The Exceptional Mr Gosling

James Gosling talks to artima.com about exceptions and how they’re used in the real world.

The discussion about the “one true path” strike a chord with me. I spend several years working on a networked medical application. When you’re talking to a network then anything can happen. The network goes silent. You get the wrong kind of packet. The network layer gives an error. You receive a data packet containing bad data (like, “length of next data item = 0xffffffff bytes”). The machine you’re talking to rudely drops the connection rather than terminating gracefully. These aren’t theoretical problems — they occur regularly in the field. And if you don’t handle each and every one of them correctly, you’ll get annoyed customer phoning you up and you spend your weekend fixing bugs instead of having fun.

And if you think you’re safe because you’re not talking to a network, how does your application cope when the users disk gets full? Every single write to a file can potentially fail.

So, I think the whole notion of the “one true path” is a seductive fallacy. It’s seductive becuase the “one true path” is where all the cool stuff happens. Coders love making computers do cool stuff. In constrast, handling all the exceptions and return values is dull – it’s is a bit like “dotting the i’s and crossing the t’s”. Who cares if your application bombs when the user’s disk is full? Well, the user sure will.

But when you are a grown-up programmer then you don’t get to just do the cool stuff. All of those “error conditions” are first-class code routes, just like the “one true path” and some day Real Soon Now a customer is going to run down one of them.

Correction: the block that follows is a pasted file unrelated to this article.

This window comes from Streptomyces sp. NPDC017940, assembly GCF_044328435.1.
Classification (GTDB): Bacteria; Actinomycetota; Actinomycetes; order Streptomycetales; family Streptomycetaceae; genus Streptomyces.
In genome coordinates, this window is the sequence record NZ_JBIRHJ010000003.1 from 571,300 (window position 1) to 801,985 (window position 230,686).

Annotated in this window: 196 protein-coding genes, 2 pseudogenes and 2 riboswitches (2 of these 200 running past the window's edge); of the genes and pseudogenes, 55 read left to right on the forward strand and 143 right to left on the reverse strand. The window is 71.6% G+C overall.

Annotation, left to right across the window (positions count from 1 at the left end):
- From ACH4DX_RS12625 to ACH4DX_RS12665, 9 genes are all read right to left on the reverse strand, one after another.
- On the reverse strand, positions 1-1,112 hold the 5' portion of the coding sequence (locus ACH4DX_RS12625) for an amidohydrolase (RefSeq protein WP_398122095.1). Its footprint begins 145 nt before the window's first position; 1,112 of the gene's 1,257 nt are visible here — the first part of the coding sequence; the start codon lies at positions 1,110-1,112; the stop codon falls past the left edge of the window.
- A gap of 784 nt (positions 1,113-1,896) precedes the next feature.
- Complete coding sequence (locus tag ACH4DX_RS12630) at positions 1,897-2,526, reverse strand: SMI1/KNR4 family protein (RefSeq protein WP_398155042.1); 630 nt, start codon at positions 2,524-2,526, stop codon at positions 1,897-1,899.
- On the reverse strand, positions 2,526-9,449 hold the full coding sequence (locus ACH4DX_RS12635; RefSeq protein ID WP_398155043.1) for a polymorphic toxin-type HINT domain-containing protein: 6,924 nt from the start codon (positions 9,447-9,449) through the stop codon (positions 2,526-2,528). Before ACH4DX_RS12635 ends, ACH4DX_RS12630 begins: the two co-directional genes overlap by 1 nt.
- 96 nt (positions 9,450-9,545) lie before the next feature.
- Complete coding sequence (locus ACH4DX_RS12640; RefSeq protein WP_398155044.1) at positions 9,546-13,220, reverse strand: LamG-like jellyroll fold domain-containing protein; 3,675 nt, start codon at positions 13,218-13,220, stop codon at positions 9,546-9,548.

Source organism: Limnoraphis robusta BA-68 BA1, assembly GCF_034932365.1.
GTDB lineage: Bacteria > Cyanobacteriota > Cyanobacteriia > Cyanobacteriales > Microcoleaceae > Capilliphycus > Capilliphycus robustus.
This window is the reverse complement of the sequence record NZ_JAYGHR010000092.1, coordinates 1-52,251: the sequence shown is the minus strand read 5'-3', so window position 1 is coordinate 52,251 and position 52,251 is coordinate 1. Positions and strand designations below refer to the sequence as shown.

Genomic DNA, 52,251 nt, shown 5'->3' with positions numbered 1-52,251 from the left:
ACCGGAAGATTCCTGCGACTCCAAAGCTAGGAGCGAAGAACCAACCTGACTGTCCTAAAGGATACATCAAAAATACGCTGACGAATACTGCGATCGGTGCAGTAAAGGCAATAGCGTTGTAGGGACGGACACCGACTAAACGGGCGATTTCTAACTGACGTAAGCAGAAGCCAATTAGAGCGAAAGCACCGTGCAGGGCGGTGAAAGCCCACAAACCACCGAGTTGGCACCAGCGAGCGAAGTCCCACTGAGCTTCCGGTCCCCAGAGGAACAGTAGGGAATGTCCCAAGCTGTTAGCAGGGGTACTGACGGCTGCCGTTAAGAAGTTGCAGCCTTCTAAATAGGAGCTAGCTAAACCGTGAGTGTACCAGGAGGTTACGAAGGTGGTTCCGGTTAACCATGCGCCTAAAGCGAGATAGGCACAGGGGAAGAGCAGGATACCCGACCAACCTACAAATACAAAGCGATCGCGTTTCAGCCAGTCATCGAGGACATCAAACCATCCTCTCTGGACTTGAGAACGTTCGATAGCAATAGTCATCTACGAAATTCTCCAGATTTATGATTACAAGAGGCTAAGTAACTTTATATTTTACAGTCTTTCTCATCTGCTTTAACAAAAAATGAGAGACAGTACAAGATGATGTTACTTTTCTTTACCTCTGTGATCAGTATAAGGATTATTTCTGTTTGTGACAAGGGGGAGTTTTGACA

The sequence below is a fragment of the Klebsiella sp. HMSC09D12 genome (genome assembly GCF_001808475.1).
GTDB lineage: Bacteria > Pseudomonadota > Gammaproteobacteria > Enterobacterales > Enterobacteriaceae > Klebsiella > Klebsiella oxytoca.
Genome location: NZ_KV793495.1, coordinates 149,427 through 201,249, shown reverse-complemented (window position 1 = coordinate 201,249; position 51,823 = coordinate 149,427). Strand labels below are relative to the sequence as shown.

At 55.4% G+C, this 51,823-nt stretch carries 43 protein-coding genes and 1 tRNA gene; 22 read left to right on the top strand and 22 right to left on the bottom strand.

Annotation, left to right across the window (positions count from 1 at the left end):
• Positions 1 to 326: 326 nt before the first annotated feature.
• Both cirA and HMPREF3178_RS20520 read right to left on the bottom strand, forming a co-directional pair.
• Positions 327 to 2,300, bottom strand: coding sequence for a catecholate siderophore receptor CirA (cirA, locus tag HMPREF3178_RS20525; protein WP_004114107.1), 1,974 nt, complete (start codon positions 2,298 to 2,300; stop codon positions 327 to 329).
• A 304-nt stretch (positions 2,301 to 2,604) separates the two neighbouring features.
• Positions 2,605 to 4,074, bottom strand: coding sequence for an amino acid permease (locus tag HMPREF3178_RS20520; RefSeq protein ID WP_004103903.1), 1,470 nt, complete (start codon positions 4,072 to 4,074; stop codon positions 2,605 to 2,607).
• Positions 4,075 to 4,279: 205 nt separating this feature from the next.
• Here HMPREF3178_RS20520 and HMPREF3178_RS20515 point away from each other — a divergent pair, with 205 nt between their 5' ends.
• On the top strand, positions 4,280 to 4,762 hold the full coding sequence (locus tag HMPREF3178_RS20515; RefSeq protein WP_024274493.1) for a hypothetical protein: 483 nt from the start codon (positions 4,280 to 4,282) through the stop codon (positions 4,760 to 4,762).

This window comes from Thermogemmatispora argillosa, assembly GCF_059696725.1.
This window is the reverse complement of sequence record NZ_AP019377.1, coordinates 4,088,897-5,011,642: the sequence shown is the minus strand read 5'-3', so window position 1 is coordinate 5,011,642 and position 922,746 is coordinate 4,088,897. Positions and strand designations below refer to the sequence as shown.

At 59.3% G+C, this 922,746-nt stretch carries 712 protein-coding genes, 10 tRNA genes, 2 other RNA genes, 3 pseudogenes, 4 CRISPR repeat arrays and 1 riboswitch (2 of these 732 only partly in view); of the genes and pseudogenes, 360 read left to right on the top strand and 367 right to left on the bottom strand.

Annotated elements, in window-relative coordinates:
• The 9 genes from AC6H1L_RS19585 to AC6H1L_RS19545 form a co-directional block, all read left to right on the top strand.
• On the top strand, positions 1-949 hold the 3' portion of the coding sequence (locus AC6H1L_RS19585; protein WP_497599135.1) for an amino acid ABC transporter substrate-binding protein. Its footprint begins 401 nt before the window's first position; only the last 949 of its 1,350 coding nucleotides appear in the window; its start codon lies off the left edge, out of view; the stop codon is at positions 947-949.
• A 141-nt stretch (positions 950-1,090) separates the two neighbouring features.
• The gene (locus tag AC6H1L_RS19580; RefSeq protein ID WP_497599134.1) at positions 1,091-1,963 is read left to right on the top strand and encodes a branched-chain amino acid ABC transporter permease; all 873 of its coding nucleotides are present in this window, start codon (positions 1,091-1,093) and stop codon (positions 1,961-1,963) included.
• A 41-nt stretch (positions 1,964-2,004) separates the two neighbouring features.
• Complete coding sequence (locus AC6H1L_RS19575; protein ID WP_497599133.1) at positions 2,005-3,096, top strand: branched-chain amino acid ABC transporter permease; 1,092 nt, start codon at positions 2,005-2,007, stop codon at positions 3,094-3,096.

Here’s a fun idea: Before you ship your next product, run your test plan on an instrumented build and record code coverage information. Then in your shipped product, detect when an end-user starts running down a codepath which wasn’t touched by your testing and then pop up a big alert box saying “Warning: You are the first person to ever run this bit of code!!”. I’d love to hear of a company which dares to do this.

2 thoughts on “The Exceptional Mr Gosling”

  1. Error handling isn’t just uncool, it’s also ugly. All that code for exceptional conditions messes up the beautiful clean program that runs 99% of the time, and interferes with one’s ability to understand that program. And whilst I agree with Andy that error-handling has to be treated with respect (same networked medical application), it shouldn’t be allowed to hurt the “99% of the time” code.

    Knuth claimed (I don’t have the book here, so please excuse the paraphrase and any misrepresentation) that one of the benefits of literate programming was that he could present the core program first, with simple “Handle errors from the file system” placeholders in appropriate places. So the main code remained relatively beautiful.

    And then, when it was time to write the error-handling code, suddenly he found his perspective changed. The error-handling was no longer a distraction from the main problem to be solved; it was the first-class citizen it ought to be, a fresh, new, interesting problem in it’s own right, to be solved with rigour and enthusiasm. The sun shone, bunnies hopped, and the new age of peace and enlightenment dawned.

    Now, Knuth was clearly slightly crazy. It should not be possible to get too excited about the many ways a help file may fail to open, and the problems presented by handling errors do not tend to be the most interesting ones a programmer may face. Nevertheless, I think there’s something of value there: since error-handling code always suffers in the shadow of the exciting stuff, people implementing grand new developer environments might want to provide ways to give it it’s own time and space.

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